I think that I can guess, without looking, who the bay seller is offering his 'Massey Type IV' :eek:

Graham is absolutely correct to point out that 1888 is far too late for a Massey escapement of any type. The Liverpool Museum Horology Database has the first mention of Woolf, Watch Manufacturer, in 1832 at 91 Bold Street, Liverpool. He went on to become a respected watch and chronometer maker working into the 1860's
 

MartyR

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Sorry that was from a recent publication 'price guide to watches book', so I'll go ahead a remove that.
I'm confused about this, Tooly :???: Are you saying that one of the images you posted was from the Gilbert/Engle "Price Guide"? If so, which one? You won't now be able to remove an image but I can do it for you. In fact if you take the trouble to contact the publisher of the book, they will probably grant you permission to use the image.

On the subject of restoration, I'd like to echo Graham's advice. If this were my watch, I would make no effort to restore it to an "as new" condition, or indeed anywhere close. I would want to remove any rust and stabilise the metal of the movement to prevent any further degradation, but no more than that. You mentioned a broken pivot, and I would have that repaired if possible, but otherwise replaced. I think this really is a case of "less is better".

And whoever you get to do the work must be somoene you trust, who can give top-class references, and who wants to talk to you at length about how you want the work done. If you can't find the right person in New Zealand, please feel free to PM me and I can give you a couple of names of a couple of experts in the UK. Nothing should be too much trouble for this watch!
 

Omexa

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Hi, I thought right from the start of this post that something did not gel. I wondered about the photos of the escapement when the person had not dissembled the movement. If it is all Kosher it is a wonderful find; I might have to slip across the Tasman Sea and pinch it. Regards Ray
 

tooly111

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May 9, 2012
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Hi MartyR,

The book was the Gilbert/Engle "Price Guide", it was on page 600. Good idea, I'll have a go at contacting him and see what happens, if he grants permission I'll put it back up :) He might be able to shed some light on the watch himself.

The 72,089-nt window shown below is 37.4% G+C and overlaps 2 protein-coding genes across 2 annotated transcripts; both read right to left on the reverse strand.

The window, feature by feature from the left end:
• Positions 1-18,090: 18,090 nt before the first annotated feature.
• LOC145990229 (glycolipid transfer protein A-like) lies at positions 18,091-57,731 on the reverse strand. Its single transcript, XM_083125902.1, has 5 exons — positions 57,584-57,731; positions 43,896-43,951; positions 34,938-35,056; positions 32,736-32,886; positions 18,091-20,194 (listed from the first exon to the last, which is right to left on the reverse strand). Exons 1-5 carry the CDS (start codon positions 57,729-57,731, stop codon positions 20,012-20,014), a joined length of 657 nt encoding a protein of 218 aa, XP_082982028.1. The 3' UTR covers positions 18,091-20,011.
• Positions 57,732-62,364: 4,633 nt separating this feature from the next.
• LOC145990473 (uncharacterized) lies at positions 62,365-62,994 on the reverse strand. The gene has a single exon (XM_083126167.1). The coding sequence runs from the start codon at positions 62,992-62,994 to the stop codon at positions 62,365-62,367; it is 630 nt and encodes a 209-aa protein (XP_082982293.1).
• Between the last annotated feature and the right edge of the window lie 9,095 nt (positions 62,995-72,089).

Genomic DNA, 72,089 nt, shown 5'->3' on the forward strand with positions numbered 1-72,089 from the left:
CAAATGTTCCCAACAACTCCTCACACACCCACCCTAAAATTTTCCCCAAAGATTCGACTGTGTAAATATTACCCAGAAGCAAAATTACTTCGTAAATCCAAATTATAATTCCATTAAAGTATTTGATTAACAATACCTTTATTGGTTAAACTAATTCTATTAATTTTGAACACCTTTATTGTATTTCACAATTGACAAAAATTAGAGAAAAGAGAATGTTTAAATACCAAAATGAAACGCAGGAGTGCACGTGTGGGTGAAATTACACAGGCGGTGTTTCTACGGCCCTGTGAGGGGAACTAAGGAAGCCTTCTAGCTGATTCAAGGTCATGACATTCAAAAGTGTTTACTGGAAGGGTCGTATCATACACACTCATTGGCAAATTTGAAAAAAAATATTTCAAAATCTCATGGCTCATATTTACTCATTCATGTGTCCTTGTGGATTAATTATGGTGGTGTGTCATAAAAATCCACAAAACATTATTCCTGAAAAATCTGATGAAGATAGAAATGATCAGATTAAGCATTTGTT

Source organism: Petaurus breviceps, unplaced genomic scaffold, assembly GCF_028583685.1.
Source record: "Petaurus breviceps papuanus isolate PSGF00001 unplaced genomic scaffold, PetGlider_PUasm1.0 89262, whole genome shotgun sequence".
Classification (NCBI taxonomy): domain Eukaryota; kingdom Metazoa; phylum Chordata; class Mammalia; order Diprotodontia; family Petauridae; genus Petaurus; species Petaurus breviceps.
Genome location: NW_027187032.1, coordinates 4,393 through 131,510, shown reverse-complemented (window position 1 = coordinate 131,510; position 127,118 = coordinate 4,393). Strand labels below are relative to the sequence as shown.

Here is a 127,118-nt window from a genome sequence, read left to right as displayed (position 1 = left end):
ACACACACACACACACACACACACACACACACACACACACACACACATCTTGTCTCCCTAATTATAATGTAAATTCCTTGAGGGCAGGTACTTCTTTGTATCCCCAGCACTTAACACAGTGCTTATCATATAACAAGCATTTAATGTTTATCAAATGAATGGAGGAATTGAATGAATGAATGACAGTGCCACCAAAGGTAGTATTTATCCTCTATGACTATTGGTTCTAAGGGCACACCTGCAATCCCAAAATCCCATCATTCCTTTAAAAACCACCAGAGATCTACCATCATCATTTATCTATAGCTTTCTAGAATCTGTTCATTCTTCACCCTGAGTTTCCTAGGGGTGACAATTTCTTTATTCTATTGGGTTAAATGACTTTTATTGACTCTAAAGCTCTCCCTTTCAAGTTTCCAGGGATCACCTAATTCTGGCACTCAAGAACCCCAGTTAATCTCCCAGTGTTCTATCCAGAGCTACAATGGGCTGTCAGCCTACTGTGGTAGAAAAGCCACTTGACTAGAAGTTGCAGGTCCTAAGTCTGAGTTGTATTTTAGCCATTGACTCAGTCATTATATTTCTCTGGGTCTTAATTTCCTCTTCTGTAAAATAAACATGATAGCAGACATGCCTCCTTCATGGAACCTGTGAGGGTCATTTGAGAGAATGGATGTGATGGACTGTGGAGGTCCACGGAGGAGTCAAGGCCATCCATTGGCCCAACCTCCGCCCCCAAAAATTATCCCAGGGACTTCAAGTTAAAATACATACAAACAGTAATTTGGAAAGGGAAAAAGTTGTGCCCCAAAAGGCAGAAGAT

I agree, less will be better to keep it all nice and original. I'm fortunate to have a jeweler friend here who was the head of the jewelers and watch makers association for many years and he knows almost every watchmaker in new zealand so will go straight to him. If I have any trouble finding the right person for the job I'll definitely PM you, thanks very much for that!!

By the way, Thanks to everyone for your help, I can't wait to get this restored.

Regards,
Shane
 

Omexa

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Well I did have my Life Savers Certificate, but being 73 years old it may be an effort; having worked in the Marine industry for many years I might have to pinch a Boat to get there. Regards Ray
 

tooly111

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May 9, 2012
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Just to clarify, I obversely did dismantle this watch to get the pictures of the escapement. The watch came with a lot of other regular movements but this one caught my eye due to the large balance which made me want to investigate it further and to see what the damage was. I'll probably take some more pictures as some stage to document it properly.
 

Tom McIntyre

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We have said this many times but it clearly needs repeating here. The "Price Guide" is not a bible or even an authoritative secondary reference. In the case of the picture that was posted earlier, the page has two examples labeled Pouzait. The second one is a Pouzait while the first is a Massey IV. The pictures look like they may have been "borrowed" from Alan Treherne but are not attributed.

My recommendation on the pivot would be to have it repivoted rather than making a new pinion. I am pretty sure the pinion teeth have close to the same level of polish as the rest of the steel work.